With reports of slowing online sales this Black Friday as shoppers rushed back to the crush of in-store shopping, many may be wondering how the king of online retailers, Amazon.com, fared. One key advantage of our CE Receipt data is that it captures the date that shoppers made an online purchase, while sources like transaction data often reflect when a credit or debit card is charged, usually not until an item ships. If supply chain issues persist, there may be longer lags between when an order is placed and when it ships, meaning CE Receipt will be the best tool for capturing gross order volume and demand comp.
Last year’s data very clearly exhibits this distinction. Throughout the period from Black Friday to Christmas, CE Receipt data was just ahead of CE Transact data in capturing Amazon’s sales patterns – both the upticks and the downturns.
Item Order vs. Item Ship
“Early access” Black Friday sales from other retailers along with Amazon’s “epic daily deals” shifted some holiday spend earlier this year, with November 3 exhibiting 1.36x the sales as the first Wednesday in November 2020. Shoppers did save some purchases for Black Friday, spending 1.10x the rate of the year before, winding down to 1.07x the Saturday after. Spend so far this season has been higher for Amazon in 2021 than in every comparable day of 2020 except for one. Although the beginning of the shopping season saw this higher spend being driven more by a higher number of transactions, the last eleven days have seen higher value per transaction as the larger driver.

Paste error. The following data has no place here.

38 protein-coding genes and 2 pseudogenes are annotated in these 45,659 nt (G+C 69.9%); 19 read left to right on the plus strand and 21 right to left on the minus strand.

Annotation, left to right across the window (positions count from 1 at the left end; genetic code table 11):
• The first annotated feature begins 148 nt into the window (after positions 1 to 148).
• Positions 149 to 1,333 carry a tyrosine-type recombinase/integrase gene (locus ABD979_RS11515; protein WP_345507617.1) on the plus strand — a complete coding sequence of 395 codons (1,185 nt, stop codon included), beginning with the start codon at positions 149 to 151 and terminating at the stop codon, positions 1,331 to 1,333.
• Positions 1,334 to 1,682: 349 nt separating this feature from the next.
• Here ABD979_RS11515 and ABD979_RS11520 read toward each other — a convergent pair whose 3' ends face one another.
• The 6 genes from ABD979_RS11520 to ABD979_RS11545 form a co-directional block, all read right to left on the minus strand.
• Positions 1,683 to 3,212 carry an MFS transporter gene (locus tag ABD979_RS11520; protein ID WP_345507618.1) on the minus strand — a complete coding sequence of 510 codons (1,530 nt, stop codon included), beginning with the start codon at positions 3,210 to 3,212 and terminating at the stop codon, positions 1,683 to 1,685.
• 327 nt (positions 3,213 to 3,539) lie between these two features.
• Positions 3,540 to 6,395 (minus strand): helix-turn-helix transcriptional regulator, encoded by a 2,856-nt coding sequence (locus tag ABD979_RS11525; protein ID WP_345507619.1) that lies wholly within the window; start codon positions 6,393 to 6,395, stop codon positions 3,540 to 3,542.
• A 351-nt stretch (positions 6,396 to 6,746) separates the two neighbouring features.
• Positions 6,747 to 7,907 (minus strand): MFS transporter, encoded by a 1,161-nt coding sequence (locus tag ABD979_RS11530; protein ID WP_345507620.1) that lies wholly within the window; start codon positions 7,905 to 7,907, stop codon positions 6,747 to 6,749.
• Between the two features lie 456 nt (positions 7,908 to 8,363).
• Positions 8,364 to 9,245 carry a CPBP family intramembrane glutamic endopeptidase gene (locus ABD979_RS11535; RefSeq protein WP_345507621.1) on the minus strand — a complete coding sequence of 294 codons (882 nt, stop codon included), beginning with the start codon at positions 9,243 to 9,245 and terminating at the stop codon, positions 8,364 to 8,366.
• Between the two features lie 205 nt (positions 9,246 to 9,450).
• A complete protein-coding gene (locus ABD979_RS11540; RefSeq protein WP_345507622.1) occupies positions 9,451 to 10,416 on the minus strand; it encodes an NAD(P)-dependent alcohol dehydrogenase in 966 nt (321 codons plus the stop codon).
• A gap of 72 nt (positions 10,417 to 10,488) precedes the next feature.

2021 Amazon Order Trends
But the holiday season is far from over. Though last year Black Friday was the largest spend day for Amazon and accounted for 3.3% of Amazon’s holiday season spend, Cyber Monday wasn’t far behind at 3.2%. Each day December 4 – December 20 accounted for at least 2% of Amazon’s holiday season spend, though spend did trail off earlier as shoppers worried their gifts wouldn’t make it on time if they ordered too close to Christmas.